Mars was a voracious learner. “I was an everything kid,” she laughs. “I was dinosaurs and lizards and rocks and Egypt and fantasy and space and bugs and trains. It wasn’t ever one at a time; it was all of them, all of the time.” As she got older, her interests deepened, and her questions became more complex. She soon outpaced her parents’ knowledge in many areas. But they and other adults in her life took her seriously. “My teachers and librarians took special interest. My brand-new stepdad’s brother scrounged parts to build us a computer for home,” she says. Her great-grandmother insisted she never allow herself to get bored. Her mum supported her to try anything and everything, from stargazing to hunting for precious stones. “I did all sorts of sports even though I was very uncoordinated, even highland dancing and roller blading. My mum always took the time to see why I was engaging in different hobbies and valued that.”
High school raised new challenges for Mars. The local schools weren’t well set up for a kid like her, and troubles with extended family made it hard for her to focus in the classroom. Before she knew it, she was out of school and home. She found work in an import-export business, then as a cash dealer in an RSL. But things just weren’t working out. When her great-grandmother — a kindred spirit and one of her earliest caregivers — died, Mars decided she needed a change. She was 23.
“One day, I quit my job, packed my car Rhonda the Honda up to the roof, and drove away to Tasmania, where I’d been on holidays once when I was 17,” Mars recalls. “I was uneducated. I was mentally and physically unhealthy. It was a whim to come here, but it worked.” The atmosphere in Tasmania changed Mars’ life. Rhonda sat in the driveway for six months as Mars walked everywhere. She finally felt a sense of calm. “I’m going to stay here forever,” she says.
Mars re-discovered her love of learning in, what seemed to her, an unlikely place: university. She had some savings, and everyone she met here had gone to the University of Tasmania. She wondered if she should give it a try. “My mother was instrumental. I was like, ‘No, I’m going to feel so stupid. I’ll be the least educated person there. I won’t know what to do.’ But she encouraged me to just go to an open day.” Mars hadn’t finished high school, but the coordinator of the university’s alternative pathways program inspired her to enrol. She was sure she would fail. After six months, she’d done so well, the uni told her to pick a degree and get started.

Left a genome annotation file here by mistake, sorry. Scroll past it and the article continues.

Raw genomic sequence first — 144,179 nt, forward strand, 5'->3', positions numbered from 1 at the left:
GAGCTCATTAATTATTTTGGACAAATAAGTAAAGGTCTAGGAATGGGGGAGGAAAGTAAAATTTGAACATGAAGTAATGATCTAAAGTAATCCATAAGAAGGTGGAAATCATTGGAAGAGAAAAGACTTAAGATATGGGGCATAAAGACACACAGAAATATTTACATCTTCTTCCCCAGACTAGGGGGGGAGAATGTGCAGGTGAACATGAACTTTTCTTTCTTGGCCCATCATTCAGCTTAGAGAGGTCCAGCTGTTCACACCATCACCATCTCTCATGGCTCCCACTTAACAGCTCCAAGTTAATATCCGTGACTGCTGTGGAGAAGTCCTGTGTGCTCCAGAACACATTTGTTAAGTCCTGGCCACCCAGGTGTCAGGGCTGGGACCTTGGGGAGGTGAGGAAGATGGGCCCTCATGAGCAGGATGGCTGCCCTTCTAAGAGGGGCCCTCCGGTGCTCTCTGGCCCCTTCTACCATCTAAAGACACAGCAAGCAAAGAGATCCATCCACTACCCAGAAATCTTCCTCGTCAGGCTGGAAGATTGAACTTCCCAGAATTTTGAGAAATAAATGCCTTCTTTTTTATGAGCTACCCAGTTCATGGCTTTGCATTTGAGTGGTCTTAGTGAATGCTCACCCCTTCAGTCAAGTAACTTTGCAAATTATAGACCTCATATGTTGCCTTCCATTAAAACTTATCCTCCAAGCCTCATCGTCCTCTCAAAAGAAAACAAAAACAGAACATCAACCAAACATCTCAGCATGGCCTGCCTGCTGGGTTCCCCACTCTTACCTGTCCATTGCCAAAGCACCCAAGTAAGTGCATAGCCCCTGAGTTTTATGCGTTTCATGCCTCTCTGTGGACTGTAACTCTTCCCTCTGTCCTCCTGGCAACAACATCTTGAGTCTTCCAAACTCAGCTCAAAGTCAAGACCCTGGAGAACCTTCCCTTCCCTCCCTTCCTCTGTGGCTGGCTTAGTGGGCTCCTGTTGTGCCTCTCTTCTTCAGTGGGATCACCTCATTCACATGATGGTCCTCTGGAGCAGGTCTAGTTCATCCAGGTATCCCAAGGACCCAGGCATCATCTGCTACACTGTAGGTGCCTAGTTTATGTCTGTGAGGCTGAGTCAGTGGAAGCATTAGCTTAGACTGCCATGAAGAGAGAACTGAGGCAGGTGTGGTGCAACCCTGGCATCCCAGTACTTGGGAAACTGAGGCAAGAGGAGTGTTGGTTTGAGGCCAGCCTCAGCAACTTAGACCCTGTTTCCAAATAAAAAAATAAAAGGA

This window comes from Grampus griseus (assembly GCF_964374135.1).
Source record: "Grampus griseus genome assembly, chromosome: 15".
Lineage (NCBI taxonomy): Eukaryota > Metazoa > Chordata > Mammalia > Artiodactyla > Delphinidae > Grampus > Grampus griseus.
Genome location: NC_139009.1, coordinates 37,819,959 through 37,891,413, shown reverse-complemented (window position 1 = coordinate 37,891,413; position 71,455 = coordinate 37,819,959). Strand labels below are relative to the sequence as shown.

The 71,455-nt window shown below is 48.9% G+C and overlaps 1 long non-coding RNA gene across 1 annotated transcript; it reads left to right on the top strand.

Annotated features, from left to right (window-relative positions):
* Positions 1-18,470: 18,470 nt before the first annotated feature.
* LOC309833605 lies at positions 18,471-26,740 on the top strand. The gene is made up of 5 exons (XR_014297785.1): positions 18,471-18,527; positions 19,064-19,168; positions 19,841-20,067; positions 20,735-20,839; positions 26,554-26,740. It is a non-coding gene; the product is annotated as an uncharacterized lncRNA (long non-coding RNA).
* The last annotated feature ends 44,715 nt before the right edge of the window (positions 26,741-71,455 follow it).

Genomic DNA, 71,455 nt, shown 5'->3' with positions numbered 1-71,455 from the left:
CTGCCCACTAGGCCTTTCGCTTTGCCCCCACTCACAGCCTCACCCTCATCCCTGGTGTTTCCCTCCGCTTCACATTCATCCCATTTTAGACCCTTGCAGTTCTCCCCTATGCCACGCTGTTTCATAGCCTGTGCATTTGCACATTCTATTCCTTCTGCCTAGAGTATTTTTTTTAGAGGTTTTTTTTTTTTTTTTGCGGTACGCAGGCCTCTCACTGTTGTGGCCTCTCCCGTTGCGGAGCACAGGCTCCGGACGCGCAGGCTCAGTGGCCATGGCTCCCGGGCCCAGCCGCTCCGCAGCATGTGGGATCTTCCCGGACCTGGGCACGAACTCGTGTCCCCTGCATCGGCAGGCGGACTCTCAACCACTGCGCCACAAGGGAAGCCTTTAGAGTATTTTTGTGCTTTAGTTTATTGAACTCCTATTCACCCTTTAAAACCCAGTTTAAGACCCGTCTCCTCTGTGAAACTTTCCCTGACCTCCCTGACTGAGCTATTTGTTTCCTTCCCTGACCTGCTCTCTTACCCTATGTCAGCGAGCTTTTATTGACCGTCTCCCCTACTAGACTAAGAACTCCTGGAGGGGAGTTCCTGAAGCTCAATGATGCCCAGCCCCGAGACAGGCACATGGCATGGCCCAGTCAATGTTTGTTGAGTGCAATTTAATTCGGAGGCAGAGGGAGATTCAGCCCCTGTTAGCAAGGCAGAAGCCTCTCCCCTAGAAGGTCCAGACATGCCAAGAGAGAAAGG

“I had a full-on crisis,” Mars says. She had no idea what to study. She had always liked STEM but feared she didn’t have a strong enough maths background. A few timely conversations convinced her to try a degree in technology. Her earliest experiences at uni were profound. The academic staff treated her as a peer. “It was this awesome environment,” Mars recalls. “I felt silly trying to write my first line of code surrounded by a bunch of 18-year-olds who had been coding since they were five. But I knew Tasmania was my place. I also knew Tasmania is very community-focused in their hiring and opportunities, so I started trying to meet locals who worked in tech. I volunteered for GovHack, an event where Tasmanian institutions donate data sources for you to hack together solutions in teams over a weekend. That was the first time I met real-world programmers... And also where I met my husband.”